When he does want to sleep, he cannot, and tends to go do stupid things like climb on the roof or make everyone pizza at 3am. The best description he ever gave me of mania was that his brain is like twenty radio stations going at once and he cannot turn any of them off. Mania can feel good, but it can also be awful.

When Jack is depressed he just sleeps, hardly eats, cannot express himself, feels totally apathetic, cannot appreciate anything in life and thinks everything is dull, fake and lifeless. He has a total lack of affect. Bad depression usually ends in suicidal depression and off to the ER he goes. Then there are mixed episodes and rapid cycling which are nightmarish, for him, and those who love him. He finally found the right medication combo and has stabled out a bit but this disorder is pure hell.

Bipolar disorder is very 'trendy' right now and lots of people are going to therapists because they think they have it or they think their kid has it. They think being moody or having mood swings is the same as BPD. Many unethical doctors are thrilled to pass out the diagnosis right and left because that guarantees pharmaceutical kickbacks and a regular patient. As someone going into this field, I have to say- always do your research and understand what you are taking and/or what you are being diagnosed with. What you describe sounds more to me like stress and issues caused by situation (not biological) issues. She feels she has no life outside her kids...well, maybe she doesn't and is unhappy about that. That's not a mental illness. I'm sure therapy could really help her sort things out though and address any issues she does have. You sound very sweet and supportive and I'm sure that will be very helpful to her.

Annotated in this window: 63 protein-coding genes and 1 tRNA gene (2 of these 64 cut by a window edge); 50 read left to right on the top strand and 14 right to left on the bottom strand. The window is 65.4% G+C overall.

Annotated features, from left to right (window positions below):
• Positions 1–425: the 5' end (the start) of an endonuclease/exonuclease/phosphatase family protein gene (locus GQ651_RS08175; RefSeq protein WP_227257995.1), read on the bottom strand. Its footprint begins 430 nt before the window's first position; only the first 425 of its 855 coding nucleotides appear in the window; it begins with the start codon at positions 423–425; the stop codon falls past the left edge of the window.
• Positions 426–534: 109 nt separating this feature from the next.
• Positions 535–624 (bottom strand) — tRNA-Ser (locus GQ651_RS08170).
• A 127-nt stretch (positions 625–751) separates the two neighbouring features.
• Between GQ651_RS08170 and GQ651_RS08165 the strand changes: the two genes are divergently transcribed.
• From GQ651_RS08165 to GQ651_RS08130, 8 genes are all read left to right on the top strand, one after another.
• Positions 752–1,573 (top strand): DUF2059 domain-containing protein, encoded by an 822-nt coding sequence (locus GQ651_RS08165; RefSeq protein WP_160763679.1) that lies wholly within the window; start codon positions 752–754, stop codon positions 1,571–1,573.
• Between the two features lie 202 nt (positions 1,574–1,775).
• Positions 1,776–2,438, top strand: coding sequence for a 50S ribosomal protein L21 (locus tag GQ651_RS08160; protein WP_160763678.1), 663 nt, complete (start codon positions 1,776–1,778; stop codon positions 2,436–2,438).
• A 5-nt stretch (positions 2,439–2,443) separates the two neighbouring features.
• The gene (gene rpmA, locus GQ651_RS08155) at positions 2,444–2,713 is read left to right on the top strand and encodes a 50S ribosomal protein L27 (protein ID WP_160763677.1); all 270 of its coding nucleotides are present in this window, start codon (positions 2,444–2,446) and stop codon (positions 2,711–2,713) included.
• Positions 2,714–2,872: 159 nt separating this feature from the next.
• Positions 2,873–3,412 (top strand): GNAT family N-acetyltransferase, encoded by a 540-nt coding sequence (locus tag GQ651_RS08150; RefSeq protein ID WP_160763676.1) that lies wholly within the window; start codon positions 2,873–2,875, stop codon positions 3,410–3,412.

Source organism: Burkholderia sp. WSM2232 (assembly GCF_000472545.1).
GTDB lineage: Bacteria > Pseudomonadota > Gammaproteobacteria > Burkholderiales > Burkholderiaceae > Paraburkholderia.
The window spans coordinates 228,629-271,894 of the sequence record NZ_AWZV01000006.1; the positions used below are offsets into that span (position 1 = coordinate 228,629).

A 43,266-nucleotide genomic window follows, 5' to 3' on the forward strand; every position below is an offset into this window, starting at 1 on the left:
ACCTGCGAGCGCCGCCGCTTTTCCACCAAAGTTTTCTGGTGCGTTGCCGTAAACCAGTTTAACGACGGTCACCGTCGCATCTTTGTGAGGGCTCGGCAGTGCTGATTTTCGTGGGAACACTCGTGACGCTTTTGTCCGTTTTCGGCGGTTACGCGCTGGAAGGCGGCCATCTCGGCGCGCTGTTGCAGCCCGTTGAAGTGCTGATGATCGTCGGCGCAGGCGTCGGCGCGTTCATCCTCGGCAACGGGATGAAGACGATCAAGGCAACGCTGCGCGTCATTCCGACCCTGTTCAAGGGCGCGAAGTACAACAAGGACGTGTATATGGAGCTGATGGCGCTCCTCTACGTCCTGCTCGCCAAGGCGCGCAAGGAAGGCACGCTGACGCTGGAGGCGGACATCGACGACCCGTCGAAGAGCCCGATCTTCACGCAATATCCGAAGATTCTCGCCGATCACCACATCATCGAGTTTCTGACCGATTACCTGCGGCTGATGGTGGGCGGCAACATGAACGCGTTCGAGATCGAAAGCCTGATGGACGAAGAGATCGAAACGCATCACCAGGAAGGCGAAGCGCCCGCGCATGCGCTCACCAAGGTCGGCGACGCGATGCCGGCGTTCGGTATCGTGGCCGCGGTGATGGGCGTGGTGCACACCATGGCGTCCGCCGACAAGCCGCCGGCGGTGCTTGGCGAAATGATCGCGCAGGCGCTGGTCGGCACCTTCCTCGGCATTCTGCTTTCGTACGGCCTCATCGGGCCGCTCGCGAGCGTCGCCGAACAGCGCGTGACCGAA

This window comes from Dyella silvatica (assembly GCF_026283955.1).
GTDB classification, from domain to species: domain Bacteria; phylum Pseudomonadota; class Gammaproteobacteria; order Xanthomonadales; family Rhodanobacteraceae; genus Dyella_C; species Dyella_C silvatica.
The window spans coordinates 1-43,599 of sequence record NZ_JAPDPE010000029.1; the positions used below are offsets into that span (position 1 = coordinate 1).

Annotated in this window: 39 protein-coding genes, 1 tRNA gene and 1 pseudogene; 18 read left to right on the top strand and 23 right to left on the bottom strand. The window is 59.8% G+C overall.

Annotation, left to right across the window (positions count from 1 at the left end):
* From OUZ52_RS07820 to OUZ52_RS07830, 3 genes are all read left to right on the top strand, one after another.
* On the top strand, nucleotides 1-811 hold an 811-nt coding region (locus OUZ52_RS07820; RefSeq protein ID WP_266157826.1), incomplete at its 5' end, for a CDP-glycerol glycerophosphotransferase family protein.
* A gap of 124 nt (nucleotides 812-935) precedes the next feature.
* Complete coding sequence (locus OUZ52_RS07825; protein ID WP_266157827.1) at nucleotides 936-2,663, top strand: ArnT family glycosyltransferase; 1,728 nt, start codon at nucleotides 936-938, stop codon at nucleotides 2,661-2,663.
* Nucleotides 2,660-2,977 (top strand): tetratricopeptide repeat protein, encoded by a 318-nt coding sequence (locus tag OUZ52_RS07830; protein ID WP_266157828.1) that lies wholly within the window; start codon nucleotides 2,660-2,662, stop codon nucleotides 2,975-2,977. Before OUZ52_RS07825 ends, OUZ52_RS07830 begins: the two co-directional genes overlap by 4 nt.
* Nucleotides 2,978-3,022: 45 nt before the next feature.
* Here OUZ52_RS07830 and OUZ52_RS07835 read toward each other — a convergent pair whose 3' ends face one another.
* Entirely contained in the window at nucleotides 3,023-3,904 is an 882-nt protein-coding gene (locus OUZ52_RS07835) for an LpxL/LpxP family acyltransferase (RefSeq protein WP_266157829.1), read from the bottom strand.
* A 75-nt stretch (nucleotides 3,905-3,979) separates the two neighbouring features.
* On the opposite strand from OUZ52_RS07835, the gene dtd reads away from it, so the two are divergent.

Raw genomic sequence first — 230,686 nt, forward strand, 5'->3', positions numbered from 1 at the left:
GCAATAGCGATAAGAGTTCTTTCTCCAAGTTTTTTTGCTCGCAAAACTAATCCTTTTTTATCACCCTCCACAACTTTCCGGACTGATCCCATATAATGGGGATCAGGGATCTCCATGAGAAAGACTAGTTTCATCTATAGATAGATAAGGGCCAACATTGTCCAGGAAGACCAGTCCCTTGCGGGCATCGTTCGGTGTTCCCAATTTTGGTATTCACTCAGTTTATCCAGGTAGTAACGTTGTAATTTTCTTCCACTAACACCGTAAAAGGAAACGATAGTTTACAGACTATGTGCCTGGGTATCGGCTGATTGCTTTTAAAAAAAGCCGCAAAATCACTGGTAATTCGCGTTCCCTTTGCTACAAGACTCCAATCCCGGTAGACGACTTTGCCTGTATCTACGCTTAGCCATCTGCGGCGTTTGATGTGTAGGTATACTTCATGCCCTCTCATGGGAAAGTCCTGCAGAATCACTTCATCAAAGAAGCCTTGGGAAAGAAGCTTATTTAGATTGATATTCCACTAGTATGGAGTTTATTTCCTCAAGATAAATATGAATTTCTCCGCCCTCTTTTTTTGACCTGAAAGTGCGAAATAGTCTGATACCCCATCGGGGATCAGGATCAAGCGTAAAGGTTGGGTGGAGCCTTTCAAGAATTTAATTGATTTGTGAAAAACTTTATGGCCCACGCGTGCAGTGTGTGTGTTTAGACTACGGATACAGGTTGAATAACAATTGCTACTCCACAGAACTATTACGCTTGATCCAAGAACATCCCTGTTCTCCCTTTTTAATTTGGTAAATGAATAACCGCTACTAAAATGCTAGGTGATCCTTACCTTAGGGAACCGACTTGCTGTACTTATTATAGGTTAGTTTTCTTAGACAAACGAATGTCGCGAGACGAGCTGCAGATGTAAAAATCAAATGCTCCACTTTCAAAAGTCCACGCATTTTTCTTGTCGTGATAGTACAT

Best of luck to you!
re: Afraid my Girlfriend is Bipolar - Help?
By Mendelmember has saluted, click to view salute photos Comments: 1920, member since Wed Feb 23, 2005
On Wed Apr 25, 2012 05:04 PM
You sound like you're very caring and trying to do your best to handle a difficult situation. I can't add much more to the helpful advice given here. I just wanted to point out that pharmaceutical kick-backs mentioned above are expressly illegal in the US (both in private practice and especially in academic medicine), so if anyone has reason to suspect that's going on, it should be dealt with appropriately.
re: Afraid my Girlfriend is Bipolar - Help?
By Anonymousmember has saluted, click to view salute photos Comments: 27664, member since Fri Aug 03, 2001
On Wed Apr 25, 2012 05:17 PM
I agree with MadSeason because I could see how just stress could cause a lot of that in a person. I still think you should express your concern during her very low, depressed periods, BUT she might just need a break from life. Even for an hour a week for a yoga class or book club or something just for her to recharge her batteries could help. Mother's Day is coming up, so it might be a good time to treat her to something that would also get her out of the house and away from her kids for a bit and see if it helps.